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10 Simple Ways to Skip Toxic Skin Care

By Deborah Burnes

Paper or plastic?” This simple question at the check-out has left me paralyzed. Now that we can bring our own, the debate is over. However, it is just starting in the personal care industry. What should you avoid; what is toxic; how does it affect your health and the planet’s health; do we need to take a chemistry class to understand what is in our bottle of shampoo?

Understanding the ingredients in personal care products can become so overwhelming and confusing that we shut down. It leaves us with so much information that we cannot possibly control, let alone have the time to comprehend or decipher. The first step when trying to make changes that seem daunting—whether it is to eat better, live a greener lifestyle, or clean up your chemical overload from personal care products—is simple: You don’t have to be perfect. You can start to make simple changes in your daily life that will have a big impact.

Photo courtesy of Shutterstock

The key is to do what you can and make changes that work with your lifestyle. Reducing your exposure to toxic chemicals in personal care products can be as effortless as changing where you reach on the store shelf.

Here are some simple rules to live by:

1. Use less products to limit your exposure

Go through your bathroom and be honest with what you really need. I am always impressed with the amount of extra products we have and simply don’t need. One cosmetic product can have more than 20 toxic chemicals. This chemical soup alone can be an overload. Mixed with the bevy of other products and their ingredients, you now have a super-sized chemical cocktail. No only do we not understand enough about those ingredients that are already known to have harmful effects to our health, we know even less about what happens when we mix them all together.

2. Pick products that have more than one use

This will help you achieve your first goal of reducing products to cut down on chemical exposures, and will also reduce packaging waste.

There are so many dual uses for products. For example, next time you want to remove your makeup, try some organic olive oil. Real soap (super fatted and made in the old fashion kettle method) works wonders as a shaving cream—and the list goes on and on.

3. Choose products with less ingredients

More does not necessarily mean better. A lot of what is on a label is either bad for you, cheap filler or included as “window dressing” (put in a product in minuscule amounts to look good to the consumer but not in a high enough percentage to be effective). By choosing products that contain less, you will be exposing yourself to less toxins.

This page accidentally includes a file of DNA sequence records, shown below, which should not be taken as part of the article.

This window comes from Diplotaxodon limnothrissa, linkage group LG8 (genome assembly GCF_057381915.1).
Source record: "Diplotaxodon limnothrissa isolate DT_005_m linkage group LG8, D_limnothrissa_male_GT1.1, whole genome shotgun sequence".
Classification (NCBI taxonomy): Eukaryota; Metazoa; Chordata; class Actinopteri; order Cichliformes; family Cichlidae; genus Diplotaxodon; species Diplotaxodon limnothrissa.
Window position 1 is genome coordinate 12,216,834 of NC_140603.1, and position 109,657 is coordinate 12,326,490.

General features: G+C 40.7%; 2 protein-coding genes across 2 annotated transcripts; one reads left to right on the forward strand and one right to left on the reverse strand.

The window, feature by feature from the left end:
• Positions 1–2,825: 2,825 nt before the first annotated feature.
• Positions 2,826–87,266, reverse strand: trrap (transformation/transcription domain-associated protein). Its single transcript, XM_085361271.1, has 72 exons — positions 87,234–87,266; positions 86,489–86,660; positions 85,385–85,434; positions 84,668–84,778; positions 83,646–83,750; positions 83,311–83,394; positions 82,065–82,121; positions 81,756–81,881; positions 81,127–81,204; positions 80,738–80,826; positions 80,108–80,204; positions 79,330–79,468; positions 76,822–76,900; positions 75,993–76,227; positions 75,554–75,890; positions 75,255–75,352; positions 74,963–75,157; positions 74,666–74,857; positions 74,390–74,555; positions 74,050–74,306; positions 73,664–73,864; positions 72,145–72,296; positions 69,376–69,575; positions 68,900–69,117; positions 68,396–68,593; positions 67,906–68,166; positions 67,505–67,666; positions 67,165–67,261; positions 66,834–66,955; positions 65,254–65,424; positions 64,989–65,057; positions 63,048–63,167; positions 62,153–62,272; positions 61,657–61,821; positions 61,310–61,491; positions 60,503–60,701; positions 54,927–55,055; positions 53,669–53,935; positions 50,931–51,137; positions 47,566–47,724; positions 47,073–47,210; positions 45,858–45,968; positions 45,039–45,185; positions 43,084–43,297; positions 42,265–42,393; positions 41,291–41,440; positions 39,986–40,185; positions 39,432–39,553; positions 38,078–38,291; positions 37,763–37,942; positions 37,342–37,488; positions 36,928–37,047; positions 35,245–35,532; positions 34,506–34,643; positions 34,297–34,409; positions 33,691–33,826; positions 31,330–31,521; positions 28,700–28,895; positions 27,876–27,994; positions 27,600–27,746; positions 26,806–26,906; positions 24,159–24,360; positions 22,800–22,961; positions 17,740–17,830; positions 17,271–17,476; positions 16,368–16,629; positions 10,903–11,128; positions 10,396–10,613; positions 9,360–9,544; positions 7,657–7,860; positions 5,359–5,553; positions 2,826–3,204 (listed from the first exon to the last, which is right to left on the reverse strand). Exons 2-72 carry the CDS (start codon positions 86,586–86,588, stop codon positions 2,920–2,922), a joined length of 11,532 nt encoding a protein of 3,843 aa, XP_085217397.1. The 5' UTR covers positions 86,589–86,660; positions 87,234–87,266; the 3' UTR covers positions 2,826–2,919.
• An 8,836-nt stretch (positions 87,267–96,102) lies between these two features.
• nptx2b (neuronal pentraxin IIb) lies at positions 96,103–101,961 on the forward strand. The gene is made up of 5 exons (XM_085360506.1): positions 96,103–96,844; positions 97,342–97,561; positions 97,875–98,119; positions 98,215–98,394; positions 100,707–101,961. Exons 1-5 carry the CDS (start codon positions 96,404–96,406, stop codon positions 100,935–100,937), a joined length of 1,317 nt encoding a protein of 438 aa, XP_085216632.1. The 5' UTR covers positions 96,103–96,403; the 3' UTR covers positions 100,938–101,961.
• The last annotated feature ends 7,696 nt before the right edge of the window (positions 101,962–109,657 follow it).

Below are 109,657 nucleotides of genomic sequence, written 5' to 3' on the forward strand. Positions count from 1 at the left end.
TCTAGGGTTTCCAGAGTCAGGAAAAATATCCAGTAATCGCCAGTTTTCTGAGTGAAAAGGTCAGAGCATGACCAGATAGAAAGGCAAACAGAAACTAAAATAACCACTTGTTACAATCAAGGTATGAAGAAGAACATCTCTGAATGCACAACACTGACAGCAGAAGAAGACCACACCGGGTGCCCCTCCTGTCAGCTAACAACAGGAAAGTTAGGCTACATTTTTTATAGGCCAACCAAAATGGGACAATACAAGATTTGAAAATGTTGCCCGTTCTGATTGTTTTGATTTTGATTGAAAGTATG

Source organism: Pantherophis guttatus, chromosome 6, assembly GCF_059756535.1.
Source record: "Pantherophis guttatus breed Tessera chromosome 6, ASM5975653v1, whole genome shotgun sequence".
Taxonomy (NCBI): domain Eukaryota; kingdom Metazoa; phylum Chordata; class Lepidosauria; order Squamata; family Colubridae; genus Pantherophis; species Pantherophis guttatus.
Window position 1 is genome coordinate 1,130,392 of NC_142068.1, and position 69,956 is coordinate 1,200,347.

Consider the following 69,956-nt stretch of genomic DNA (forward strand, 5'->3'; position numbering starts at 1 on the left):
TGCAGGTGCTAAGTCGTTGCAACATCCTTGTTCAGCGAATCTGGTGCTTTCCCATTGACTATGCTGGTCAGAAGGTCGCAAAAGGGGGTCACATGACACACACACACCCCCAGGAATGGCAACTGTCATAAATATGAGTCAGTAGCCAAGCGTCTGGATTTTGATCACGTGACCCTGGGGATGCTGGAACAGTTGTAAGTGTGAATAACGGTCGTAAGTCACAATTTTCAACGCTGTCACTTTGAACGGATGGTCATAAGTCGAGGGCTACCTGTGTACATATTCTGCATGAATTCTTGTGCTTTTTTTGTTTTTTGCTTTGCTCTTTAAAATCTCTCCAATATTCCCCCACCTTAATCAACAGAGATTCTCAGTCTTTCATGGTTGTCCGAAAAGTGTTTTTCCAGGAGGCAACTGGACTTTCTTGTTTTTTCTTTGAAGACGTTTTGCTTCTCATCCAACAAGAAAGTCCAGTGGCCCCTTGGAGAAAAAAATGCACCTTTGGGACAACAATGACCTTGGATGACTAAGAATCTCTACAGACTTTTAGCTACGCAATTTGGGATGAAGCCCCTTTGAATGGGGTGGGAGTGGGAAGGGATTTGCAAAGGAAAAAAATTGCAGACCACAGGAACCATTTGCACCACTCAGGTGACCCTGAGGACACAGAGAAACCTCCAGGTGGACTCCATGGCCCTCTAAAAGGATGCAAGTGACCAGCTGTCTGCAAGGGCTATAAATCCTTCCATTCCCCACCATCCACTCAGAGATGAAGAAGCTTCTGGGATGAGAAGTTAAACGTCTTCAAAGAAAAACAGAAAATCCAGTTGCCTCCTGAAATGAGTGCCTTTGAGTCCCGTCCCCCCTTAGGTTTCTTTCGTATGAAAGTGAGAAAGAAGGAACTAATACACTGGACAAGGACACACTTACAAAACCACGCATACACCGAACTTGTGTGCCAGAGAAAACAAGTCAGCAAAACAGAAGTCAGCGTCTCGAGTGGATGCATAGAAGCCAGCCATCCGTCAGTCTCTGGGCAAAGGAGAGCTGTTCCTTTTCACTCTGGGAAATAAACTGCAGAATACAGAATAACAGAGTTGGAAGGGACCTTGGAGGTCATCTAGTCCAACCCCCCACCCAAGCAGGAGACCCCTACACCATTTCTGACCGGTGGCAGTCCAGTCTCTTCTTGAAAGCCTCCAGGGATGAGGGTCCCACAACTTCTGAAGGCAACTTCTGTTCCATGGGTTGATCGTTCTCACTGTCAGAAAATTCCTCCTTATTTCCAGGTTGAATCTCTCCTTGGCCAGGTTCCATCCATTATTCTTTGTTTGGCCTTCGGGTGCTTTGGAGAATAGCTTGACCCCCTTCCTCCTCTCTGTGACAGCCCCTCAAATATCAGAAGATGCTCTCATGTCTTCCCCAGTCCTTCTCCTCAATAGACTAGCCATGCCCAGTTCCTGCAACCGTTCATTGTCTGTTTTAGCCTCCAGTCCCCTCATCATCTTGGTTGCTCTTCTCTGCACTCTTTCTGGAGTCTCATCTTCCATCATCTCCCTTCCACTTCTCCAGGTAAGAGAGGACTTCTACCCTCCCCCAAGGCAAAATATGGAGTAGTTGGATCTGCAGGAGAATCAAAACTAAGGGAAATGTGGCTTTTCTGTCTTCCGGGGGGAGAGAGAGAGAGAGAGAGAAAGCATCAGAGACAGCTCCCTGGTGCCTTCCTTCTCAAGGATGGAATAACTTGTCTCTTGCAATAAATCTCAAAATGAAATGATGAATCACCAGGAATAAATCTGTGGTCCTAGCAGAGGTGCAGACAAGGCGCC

4. Forget about packaging

What the bottle looks like has nothing to do with performance. Don’t let a pretty package sell you. Tell yourself the truth. Look for products that use the least amount of packaging possible. Overuse of packaging is a waste of our planet’s resources and is filling our landfills. Those companies that are willing to forgo the extra sale they will inevitably get by packaging power are making a statement and taking active steps to reduce waste.

5. Don’t be sold by name-dropping

Personal care traditions are so embedded in our lives that we may not even be aware of them. Common things like, “I use Chanel #5 just like my grandmother” or consumers relating to major brand names: “It’s Prada face cream, so it has to be good.” Let go of any and all preconceived notions you currently have and allow yourself to inspect everything from an unbiased stand point. You may still wear your grandmother’s perfume, but let yourself see the naked truth—unmask your products. Try to make choices based on knowledge instead of nostalgia or marketing.

6. Come up with your own criteria of what is acceptable to you

One simple way to do this is to make a list of the top ingredients that you will not put on your skin, and find products without them. Empower yourself and at the same time send a message to manufactures with what you choose to spend your money on.

7. Get intimate with your current products

Manufactures spend millions on what to say on this front label to get you to buy their products. With catch phrases like “all natural,” “organic,” “good for you good for the planet,” and names like “Simply Organic,” there is a sea of confusion and misleading claims, names and label jargon to decipher.

Learn to ignore the false advertising on the front label and turn your products around. All you need is the ingredient list. When you see a long list of chemicals you can’t pronounce on your “all natural” cosmetic bottle, ask yourself: “Would I want to eat this?”

8. Resist the urge to buy